Sometimes a sequence diagram will have a lifeline with an actor element symbol at its head. This will usually be the case if the sequence diagram is owned by a use case. Boundary, control and entity elements from robustness diagrams can also own lifelines.
Messages are displayed as arrows. Messages can be complete, lost or found; synchronous or asynchronous; call or signal. In the following diagram, the first message is a synchronous message (denoted by the solid arrowhead) complete with an implicit return message; the second message is asynchronous (denoted by line arrowhead), and the third is the asynchronous return message (denoted by the dashed line).
A thin rectangle running down the lifeline denotes the execution occurrence, or activation of a focus of control. In the previous diagram, there are three execution occurrences. The first is the source object sending two messages and receiving two replies; the second is the target object receiving a synchronous message and returning a reply; and the third is the target object receiving an asynchronous message and returning a reply.
A self message can represent a recursive call of an operation, or one method calling another method belonging to the same object. It is shown as creating a nested focus of control in the lifeline’s execution occurrence.
Lost messages are those that are either sent but do not arrive at the intended recipient, or which go to a recipient not shown on the current diagram. Found messages are those that arrive from an unknown sender, or from a sender not shown on the current diagram. They are denoted going to or coming from an endpoint element.
A lifeline may be created or destroyed during the timescale represented by a sequence diagram. In the latter case, the lifeline is terminated by a stop symbol, represented as a cross. In the former case, the symbol at the head of the lifeline is shown at a lower level down the page than the symbol of the object that caused the creation. The following diagram shows an object being created and destroyed.
What is your ip addresses. By default, a message is shown as a horizontal line. Since the lifeline represents the passage of time down the screen, when modelling a real-time system, or even a time-bound business process, it can be important to consider the length of time it takes to perform actions. By setting a duration constraint for a message, the message will be shown as a sloping line.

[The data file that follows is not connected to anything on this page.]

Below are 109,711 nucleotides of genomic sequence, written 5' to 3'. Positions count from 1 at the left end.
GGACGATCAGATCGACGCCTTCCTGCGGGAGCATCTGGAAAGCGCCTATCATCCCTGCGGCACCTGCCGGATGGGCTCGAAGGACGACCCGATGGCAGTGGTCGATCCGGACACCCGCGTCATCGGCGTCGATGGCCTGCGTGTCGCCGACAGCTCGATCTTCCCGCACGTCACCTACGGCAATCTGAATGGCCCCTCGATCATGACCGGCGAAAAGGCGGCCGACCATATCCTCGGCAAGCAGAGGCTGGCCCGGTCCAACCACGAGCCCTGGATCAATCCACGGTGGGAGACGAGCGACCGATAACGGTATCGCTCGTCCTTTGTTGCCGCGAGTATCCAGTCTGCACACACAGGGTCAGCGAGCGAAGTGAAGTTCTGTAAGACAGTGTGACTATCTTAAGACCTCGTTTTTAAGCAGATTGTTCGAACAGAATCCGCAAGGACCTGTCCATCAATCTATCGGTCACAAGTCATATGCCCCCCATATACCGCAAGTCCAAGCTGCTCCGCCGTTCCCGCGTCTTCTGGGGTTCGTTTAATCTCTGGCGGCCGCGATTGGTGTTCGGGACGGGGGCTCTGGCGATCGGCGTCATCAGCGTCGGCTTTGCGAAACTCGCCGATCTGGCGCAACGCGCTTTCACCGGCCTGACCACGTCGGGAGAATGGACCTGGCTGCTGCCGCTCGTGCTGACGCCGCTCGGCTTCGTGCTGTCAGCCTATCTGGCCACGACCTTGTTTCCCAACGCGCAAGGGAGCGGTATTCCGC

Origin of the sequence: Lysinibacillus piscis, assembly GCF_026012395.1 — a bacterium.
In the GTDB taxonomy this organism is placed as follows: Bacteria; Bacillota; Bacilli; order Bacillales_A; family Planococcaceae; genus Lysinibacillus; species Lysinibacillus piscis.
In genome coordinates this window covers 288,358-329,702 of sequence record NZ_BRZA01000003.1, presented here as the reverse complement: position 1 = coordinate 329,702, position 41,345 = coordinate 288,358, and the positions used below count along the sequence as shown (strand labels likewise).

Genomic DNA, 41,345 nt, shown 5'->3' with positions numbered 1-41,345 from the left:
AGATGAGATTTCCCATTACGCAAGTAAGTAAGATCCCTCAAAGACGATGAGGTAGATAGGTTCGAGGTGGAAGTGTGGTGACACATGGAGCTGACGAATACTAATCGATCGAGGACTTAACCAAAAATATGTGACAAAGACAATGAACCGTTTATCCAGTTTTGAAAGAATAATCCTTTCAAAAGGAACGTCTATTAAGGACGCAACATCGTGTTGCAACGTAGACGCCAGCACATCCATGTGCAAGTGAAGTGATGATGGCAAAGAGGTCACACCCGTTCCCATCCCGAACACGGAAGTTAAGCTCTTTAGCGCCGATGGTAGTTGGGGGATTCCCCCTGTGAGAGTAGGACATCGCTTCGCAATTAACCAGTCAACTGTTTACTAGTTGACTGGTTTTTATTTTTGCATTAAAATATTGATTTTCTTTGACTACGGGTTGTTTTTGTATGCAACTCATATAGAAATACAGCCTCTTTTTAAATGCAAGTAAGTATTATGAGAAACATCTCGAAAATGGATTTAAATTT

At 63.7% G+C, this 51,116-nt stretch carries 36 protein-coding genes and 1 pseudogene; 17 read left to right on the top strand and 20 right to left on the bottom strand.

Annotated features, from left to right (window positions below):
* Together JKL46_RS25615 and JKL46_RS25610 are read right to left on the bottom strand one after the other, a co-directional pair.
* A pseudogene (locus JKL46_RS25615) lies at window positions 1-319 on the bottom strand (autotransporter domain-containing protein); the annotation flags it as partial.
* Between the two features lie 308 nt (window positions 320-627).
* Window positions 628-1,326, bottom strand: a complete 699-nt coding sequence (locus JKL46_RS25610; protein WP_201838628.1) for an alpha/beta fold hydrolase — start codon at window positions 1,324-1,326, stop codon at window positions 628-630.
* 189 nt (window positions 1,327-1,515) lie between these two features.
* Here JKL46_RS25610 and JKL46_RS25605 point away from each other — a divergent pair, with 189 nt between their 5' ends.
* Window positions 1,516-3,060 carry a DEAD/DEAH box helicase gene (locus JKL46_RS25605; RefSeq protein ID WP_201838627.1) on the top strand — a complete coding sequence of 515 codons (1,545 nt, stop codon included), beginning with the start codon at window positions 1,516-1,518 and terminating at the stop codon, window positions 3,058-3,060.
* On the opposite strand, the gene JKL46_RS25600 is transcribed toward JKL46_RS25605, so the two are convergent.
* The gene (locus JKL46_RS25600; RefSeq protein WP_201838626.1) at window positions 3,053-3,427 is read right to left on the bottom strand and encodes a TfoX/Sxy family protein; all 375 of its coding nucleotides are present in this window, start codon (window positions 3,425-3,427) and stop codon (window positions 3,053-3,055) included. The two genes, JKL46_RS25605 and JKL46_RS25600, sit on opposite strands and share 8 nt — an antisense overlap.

There is also an interaction occurrence, which is similar to a combined fragment. An interaction occurrence is a reference to another diagram which has the word 'ref' in the top left corner of the frame, and has the name of the referenced diagram shown in the middle of the frame.
A gate is a connection point for connecting a message inside a fragment with a message outside a fragment. EA shows a gate as a small square on a fragment frame. Diagram gates act as off-page connectors for sequence diagrams, representing the source of incoming messages or the target of outgoing messages. The following two diagrams show how they might be used in practice. Note that the gate on the top level diagram is the point at which the message arrowhead touches the reference fragment - there is no need to render it as a box shape.
An object can have more than one lifeline coming from it. This allows for inter- and intra-object messages to be displayed on the same diagram.
A state invariant is a constraint placed on a lifeline that must be true at run-time. It is shown as a rectangle with semi-circular ends.
A continuation has the same notation as a state invariant, but is used in combined fragments and can stretch across more than one lifeline.